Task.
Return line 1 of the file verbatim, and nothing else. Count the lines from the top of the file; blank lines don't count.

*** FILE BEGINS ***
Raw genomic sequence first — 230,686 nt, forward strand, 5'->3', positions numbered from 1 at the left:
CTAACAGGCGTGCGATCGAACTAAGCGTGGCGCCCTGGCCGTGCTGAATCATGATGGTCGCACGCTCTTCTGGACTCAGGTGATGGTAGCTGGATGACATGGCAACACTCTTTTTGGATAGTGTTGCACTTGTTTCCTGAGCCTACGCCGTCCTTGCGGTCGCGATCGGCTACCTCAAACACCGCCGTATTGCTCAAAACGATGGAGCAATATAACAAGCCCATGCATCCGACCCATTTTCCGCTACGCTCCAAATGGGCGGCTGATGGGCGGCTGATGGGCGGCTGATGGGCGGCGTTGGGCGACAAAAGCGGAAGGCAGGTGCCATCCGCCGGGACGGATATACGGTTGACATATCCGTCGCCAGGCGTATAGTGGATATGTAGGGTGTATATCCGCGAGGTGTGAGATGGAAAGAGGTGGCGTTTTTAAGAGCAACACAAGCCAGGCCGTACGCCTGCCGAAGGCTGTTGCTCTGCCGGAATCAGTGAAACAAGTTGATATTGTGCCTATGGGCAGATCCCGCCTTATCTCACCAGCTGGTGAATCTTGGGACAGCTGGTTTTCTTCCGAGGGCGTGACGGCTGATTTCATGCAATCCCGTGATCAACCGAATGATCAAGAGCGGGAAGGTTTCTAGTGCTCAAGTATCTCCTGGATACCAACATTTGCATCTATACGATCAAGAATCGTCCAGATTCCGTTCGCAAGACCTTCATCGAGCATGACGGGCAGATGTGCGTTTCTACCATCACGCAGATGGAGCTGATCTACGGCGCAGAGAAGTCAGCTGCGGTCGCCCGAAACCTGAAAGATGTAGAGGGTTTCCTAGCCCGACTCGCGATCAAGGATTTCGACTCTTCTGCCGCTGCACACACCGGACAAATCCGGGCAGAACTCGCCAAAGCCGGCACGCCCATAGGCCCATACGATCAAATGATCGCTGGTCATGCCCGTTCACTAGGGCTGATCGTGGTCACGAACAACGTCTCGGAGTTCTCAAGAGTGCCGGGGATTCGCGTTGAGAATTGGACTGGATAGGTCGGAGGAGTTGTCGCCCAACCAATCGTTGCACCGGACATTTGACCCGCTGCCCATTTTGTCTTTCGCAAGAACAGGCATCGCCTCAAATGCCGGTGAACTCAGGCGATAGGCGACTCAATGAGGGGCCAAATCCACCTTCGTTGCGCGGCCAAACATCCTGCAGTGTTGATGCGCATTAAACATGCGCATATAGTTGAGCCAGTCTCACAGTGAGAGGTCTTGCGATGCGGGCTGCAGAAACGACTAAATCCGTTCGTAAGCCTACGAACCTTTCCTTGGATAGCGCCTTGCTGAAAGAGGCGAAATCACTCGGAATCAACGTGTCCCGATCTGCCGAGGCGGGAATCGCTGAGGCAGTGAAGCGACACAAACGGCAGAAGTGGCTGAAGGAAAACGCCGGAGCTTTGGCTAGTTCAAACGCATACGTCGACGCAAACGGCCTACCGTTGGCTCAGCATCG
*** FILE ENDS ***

Raw genomic sequence first — 230,686 nt, forward strand, 5'->3', positions numbered from 1 at the left: